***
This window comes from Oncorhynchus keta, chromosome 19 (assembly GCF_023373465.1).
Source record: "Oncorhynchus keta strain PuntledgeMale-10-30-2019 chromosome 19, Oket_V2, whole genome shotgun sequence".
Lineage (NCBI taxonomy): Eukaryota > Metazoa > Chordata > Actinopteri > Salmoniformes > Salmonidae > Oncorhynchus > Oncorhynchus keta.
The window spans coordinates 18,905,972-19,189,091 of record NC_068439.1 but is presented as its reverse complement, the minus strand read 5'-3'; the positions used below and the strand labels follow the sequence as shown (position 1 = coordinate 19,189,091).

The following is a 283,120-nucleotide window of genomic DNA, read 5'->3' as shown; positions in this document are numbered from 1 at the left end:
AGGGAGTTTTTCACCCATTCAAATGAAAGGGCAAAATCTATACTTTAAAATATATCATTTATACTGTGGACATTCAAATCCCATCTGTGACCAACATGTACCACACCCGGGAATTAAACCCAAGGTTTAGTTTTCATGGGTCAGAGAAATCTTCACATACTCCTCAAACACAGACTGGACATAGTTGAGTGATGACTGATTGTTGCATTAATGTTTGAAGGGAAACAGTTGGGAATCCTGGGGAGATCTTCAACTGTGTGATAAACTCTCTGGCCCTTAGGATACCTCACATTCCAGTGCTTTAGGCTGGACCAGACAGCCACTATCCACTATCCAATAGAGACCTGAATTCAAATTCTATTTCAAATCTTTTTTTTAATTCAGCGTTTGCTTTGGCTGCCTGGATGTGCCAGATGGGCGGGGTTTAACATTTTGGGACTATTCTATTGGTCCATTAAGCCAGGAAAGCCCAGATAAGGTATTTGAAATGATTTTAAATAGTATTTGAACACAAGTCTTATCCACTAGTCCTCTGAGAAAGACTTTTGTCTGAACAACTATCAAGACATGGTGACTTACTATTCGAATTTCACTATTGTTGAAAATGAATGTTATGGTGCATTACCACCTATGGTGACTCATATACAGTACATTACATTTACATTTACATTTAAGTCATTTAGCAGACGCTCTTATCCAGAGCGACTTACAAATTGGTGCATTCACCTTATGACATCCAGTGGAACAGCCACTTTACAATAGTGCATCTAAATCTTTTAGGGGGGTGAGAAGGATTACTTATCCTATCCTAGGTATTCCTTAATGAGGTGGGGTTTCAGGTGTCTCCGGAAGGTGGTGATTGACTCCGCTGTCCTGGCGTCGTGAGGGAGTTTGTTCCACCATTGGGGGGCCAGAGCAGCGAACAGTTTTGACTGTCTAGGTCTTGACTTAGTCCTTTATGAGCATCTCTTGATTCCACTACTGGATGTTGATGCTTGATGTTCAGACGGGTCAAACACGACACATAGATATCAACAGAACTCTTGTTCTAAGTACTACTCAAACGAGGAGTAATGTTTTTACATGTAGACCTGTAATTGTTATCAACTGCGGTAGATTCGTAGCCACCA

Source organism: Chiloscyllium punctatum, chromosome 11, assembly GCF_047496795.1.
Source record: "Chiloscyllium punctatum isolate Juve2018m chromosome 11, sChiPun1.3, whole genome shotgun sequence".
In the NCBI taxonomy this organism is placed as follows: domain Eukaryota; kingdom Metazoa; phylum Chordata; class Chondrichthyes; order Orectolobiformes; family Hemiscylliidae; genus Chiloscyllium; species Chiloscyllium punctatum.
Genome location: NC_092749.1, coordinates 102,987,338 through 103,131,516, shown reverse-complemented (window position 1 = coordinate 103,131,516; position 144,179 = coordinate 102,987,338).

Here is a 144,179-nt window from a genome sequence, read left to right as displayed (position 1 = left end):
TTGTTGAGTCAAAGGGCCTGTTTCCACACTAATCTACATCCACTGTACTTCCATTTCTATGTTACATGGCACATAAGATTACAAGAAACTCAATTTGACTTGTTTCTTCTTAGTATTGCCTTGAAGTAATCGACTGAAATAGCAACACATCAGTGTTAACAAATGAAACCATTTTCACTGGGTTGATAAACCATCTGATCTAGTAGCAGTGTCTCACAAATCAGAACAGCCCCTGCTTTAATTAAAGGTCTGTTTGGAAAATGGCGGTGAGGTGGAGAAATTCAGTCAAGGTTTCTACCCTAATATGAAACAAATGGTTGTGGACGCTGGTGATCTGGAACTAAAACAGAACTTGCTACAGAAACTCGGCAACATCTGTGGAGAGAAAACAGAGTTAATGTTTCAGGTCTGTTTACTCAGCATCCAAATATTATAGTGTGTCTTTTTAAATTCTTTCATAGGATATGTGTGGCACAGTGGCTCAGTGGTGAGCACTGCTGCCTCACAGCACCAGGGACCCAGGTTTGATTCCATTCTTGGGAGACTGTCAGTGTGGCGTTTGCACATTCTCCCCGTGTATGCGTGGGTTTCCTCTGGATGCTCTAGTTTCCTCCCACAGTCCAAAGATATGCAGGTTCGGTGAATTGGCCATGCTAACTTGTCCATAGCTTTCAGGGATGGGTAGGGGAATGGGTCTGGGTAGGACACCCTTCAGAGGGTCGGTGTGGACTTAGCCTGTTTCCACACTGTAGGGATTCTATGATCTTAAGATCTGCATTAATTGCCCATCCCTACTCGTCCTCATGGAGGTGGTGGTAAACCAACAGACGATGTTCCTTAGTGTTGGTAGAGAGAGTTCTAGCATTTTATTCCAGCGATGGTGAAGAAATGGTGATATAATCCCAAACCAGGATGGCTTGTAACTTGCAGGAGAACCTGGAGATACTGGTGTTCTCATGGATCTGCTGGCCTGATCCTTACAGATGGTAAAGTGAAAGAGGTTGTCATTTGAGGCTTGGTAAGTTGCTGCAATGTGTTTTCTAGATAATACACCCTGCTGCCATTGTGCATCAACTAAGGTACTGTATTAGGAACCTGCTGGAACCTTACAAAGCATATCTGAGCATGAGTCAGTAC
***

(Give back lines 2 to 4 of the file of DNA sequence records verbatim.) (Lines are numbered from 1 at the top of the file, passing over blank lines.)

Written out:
Source record: "Oncorhynchus keta strain PuntledgeMale-10-30-2019 chromosome 19, Oket_V2, whole genome shotgun sequence".
Lineage (NCBI taxonomy): Eukaryota > Metazoa > Chordata > Actinopteri > Salmoniformes > Salmonidae > Oncorhynchus > Oncorhynchus keta.
The window spans coordinates 18,905,972-19,189,091 of record NC_068439.1 but is presented as its reverse complement, the minus strand read 5'-3'; the positions used below and the strand labels follow the sequence as shown (position 1 = coordinate 19,189,091).